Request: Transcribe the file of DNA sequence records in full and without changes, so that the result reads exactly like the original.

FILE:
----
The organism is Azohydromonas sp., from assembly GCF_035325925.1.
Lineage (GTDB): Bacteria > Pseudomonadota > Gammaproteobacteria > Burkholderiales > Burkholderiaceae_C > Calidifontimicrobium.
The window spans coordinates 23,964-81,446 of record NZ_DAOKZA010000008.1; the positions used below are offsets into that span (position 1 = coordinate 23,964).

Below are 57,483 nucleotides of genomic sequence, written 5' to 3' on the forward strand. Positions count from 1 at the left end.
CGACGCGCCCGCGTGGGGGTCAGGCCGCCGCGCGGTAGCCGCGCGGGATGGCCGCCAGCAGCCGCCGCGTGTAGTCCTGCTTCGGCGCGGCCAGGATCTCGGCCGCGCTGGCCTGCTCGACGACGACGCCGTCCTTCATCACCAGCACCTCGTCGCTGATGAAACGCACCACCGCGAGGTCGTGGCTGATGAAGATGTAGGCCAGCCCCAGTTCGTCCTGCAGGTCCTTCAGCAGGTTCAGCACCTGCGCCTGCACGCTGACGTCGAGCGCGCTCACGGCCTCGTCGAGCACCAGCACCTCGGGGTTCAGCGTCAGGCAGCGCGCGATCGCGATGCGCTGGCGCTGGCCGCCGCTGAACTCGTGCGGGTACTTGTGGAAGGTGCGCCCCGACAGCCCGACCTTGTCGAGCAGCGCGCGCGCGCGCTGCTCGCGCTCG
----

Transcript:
The organism is Azohydromonas sp., from assembly GCF_035325925.1.
Lineage (GTDB): Bacteria > Pseudomonadota > Gammaproteobacteria > Burkholderiales > Burkholderiaceae_C > Calidifontimicrobium.
The window spans coordinates 23,964-81,446 of record NZ_DAOKZA010000008.1; the positions used below are offsets into that span (position 1 = coordinate 23,964).

Below are 57,483 nucleotides of genomic sequence, written 5' to 3' on the forward strand. Positions count from 1 at the left end.
CGACGCGCCCGCGTGGGGGTCAGGCCGCCGCGCGGTAGCCGCGCGGGATGGCCGCCAGCAGCCGCCGCGTGTAGTCCTGCTTCGGCGCGGCCAGGATCTCGGCCGCGCTGGCCTGCTCGACGACGACGCCGTCCTTCATCACCAGCACCTCGTCGCTGATGAAACGCACCACCGCGAGGTCGTGGCTGATGAAGATGTAGGCCAGCCCCAGTTCGTCCTGCAGGTCCTTCAGCAGGTTCAGCACCTGCGCCTGCACGCTGACGTCGAGCGCGCTCACGGCCTCGTCGAGCACCAGCACCTCGGGGTTCAGCGTCAGGCAGCGCGCGATCGCGATGCGCTGGCGCTGGCCGCCGCTGAACTCGTGCGGGTACTTGTGGAAGGTGCGCCCCGACAGCCCGACCTTGTCGAGCAGCGCGCGCGCGCGCTGCTCGCGCTCG